Original Article

Group A Streptococcus: Another Resistant Pathogen

Authors: Robin LaCroix, MD, Anna Kathryn Rye, MD

Abstract

Objectives: In Greenville, South Carolina in 1992, erythromycin resistance in GAS was less than 5%, and there were no fully resistant strains. With a large increase in macrolide and azalide usage within the Greenville area, we again examined susceptibility patterns of pharyngeal GAS isolates in 2002 to 2003.


Methods: Community pediatric offices supplied 106 GAS isolates for study. Screening for macrolide resistance was done via Kirby-Bauer disk diffusion testing. Zones of inhibition from 16 to 20 mm were interpreted as intermediately resistant, and those 15 mm or less were interpreted as resistant per National Committee for Clinical Laboratory Standards guidelines.


Results: A total of 106 GAS isolates were tested; 0.9% of isolates were intermediately resistant to erythromycin and 11% were fully resistant.


Conclusions: The rate of erythromycin resistance among GAS isolates has increased in the past 10 years in the Greenville community. This pattern has paralleled the increased utilization of macrolides in the same community. Continued monitoring of resistance rates will be needed to alert practitioners of possible treatment failures due to macrolide resistance.


Key Points


Streptococcus pyogenes has increasing resistance to macrolides.


* Use of azalides and macrolides may be a factor in increasing resistance.


* Geographic variations of Streptococcus pyogenes resistance have been well described in the medical literature.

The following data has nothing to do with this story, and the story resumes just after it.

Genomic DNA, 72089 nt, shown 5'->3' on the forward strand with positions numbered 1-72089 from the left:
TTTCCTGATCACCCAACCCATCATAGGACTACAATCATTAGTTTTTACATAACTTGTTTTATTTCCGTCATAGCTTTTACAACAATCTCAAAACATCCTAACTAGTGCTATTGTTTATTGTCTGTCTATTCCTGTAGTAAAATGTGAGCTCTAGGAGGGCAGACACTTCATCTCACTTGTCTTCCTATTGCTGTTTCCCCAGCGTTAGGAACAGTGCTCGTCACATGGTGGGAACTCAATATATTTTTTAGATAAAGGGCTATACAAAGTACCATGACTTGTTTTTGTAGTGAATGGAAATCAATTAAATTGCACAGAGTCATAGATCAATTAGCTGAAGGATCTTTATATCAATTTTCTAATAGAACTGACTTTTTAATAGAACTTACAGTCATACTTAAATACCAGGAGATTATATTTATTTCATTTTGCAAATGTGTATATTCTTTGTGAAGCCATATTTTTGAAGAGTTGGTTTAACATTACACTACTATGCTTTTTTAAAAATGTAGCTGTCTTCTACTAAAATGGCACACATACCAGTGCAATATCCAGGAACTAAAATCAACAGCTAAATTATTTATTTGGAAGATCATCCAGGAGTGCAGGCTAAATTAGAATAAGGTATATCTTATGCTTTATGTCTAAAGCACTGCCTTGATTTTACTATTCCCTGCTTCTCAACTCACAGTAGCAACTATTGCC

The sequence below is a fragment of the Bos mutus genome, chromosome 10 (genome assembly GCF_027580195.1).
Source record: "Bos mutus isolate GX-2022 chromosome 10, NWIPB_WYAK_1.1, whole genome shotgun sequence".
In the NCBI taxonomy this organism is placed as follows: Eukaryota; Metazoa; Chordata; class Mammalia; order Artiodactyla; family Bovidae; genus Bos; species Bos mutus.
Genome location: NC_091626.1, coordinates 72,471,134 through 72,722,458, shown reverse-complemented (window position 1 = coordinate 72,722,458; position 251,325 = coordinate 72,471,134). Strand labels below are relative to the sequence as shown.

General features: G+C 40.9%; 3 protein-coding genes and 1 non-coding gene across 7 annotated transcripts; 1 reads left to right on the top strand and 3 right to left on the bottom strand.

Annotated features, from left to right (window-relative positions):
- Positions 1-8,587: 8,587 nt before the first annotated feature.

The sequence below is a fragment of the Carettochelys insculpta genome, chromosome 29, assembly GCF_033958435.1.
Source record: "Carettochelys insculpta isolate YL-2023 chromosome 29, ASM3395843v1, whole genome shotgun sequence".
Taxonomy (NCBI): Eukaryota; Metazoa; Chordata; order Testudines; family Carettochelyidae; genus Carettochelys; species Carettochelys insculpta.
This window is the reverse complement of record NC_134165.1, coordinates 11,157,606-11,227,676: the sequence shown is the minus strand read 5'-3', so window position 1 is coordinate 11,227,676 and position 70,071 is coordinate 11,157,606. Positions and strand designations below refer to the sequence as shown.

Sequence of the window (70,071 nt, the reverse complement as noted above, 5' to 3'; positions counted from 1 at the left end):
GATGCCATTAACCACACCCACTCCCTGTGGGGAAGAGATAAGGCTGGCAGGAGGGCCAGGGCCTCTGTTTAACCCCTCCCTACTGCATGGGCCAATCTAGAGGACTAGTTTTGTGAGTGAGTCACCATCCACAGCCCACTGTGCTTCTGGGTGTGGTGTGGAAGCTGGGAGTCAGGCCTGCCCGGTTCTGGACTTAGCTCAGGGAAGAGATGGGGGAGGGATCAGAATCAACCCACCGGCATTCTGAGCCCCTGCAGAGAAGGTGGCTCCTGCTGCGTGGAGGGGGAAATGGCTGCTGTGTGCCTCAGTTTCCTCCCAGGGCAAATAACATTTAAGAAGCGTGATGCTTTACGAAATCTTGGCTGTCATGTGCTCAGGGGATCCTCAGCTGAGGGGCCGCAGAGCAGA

This content is limited to qualifying members.

Existing members, please login first.

If you have an existing account please login now to access this article or view your purchase options.

Purchase only this article ($15)

Create a free account, then purchase this article to download or access it online for 24 hours.

Purchase an SMJ online subscription ($75)

Create a free account, then purchase a subscription to get complete access to all articles for a full year.

Purchase a membership plan (fees vary)

Premium members can access all articles plus recieve many more benefits. View all membership plans and benefit packages.

References

1. Casey JR, Pichichero ME. Meta-analysis of cephalosporin versus penicillin treatment of Group A streptococcal tonsillopharyngitis in children. Pediatrics 2004;113:866–882.
 
2. Syrogiannopopoulos GA, Grivea IN, Fitoussi F, et al. High prevalence of erythromycin resistance of Streptococcus pyogenes in Greek children. Pediatr Infect Dis J 2001;20:863–868.
 
3. Seppala H, Nissinen A, Jarvinen H, et al. Resistance to erythromycin in Group A streptococci. N Engl J Med 1992;326:292–297.
 
4. De Azavedo JC, Yeung RH, Bast DJ, et al. Prevalence and mechanisms of macrolide resistance in clinical isolates of Group A streptococci from Ontario, Canada. Antimicrob Agents Chemother 1999;43:2144–2147.
 
5. Cizman M, Pokorn M, Seme K, et al. The relationship between trends in macrolide use and resistance to macrolides of common respiratory pathogens. J Antimicrob Chemother 2001;47:475–477.
 
6. Martin JM, Green M, Barbadora KA, et al. Erythromycin-resistant group A streptococci in school children in Pittsburgh. N Engl J Med 2002;346:1200–1206.
 
7. Fujita K, Murono K, Yoshikawa M, et al. Decline of erythromycin resistance of Group A streptococci in Japan. Pediatr Infect Dis J 1994;13:1075–1078.
 
8. Seppala H, Klaukka T, Lehtonin R, et al. Outpatient use of erythromycin: link to increased erythromycin resistance in Group A streptococci. Clin Infect Dis 1995;21:1378–1385.
 
9. Seppala H, Klaukka T, Vuopio-Varkila J, et al. The effects of changes in the consumption of macrolide antibiotics on erythromycin resistance in Group A streptococci in Finland: a Finnish study group for antimicrobial resistance. N Engl J Med 1997;337:441–446.